Those who follow a vegetarian or vegan diet have a decreased risk of dying from causes such as diabetes, cardiovascular disease and kidney failure, according to a large analysis published by the U.S. National Institute of Health and funded by the National Cancer Institute.
For the analysis, a research team at Loma Linda University explored the connections between dietary patterns and death rates in men and women following the Seventh-day Adventist religion, studying over 73,000 people ages 25 and older.
Participants were categorized into dietary groups based on their reported food intake during the previous year. 29% reported being lacto-ovo vegetarians (eating eggs and/or dairy, but red meat, fish or poultry less than once per month), 10% were pesco-vegetarians (eating fish, milk and eggs), 8% were entirely vegan, and 5% were “semi-vegetarians” (eating fish, red meat or poultry less than once per week, but more than once per month).
Over a 6 year period, there was 2,570 deaths among the 73,000 participants.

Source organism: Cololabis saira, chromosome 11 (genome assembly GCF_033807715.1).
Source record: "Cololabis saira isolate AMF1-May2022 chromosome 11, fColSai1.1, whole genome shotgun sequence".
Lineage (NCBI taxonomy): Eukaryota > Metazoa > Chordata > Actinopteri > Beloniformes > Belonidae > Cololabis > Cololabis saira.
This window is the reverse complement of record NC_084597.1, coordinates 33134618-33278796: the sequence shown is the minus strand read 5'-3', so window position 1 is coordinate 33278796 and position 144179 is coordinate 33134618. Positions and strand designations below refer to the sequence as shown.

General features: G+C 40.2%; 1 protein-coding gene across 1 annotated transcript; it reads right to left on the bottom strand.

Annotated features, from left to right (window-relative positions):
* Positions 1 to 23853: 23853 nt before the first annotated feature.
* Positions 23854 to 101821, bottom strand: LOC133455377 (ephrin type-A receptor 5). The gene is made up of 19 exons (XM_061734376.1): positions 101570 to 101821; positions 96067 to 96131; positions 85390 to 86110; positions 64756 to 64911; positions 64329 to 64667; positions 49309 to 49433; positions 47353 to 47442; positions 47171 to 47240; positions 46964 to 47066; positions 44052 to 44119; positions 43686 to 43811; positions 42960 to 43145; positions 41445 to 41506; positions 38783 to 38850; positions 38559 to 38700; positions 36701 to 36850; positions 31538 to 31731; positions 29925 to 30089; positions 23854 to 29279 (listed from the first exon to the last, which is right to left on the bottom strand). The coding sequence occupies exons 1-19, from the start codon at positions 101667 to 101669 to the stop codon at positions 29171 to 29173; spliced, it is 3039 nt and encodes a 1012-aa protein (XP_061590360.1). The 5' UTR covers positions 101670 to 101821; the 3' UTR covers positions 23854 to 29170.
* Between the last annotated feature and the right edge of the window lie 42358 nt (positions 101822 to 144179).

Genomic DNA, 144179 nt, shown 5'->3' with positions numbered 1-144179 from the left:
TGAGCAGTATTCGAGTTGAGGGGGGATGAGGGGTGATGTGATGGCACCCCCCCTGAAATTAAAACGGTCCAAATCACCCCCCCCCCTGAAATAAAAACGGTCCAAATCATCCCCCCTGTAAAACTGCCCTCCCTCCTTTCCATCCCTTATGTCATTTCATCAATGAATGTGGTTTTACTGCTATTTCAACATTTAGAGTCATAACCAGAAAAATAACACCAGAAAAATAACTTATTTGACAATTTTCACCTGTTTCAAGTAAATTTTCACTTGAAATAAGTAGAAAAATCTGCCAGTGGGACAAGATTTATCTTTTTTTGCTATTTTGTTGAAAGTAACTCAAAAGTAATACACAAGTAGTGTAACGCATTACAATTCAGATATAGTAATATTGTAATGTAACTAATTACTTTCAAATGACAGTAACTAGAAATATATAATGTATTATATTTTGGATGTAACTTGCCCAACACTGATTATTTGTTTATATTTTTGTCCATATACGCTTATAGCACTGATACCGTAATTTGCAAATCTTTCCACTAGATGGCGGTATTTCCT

Researchers found that of those following a vegetarian diet, they were 12% less likely to die from all causes combined compared to those who regularly ate meat, fish and/or poultry.
Those on a vegetarian diet tended to have a lower rate of death due to cardiovascular disease, diabetes, and renal disorders such as kidney failure.
“This research gives more support to the idea that certain vegetarian dietary patterns may be associated with reduced mortality and increased longevity”, says Dr. Michael Orlich, one of the study’s lead researchers. “This is something that may be taken into account by those making dietary choices and by those offering dietary guidance”.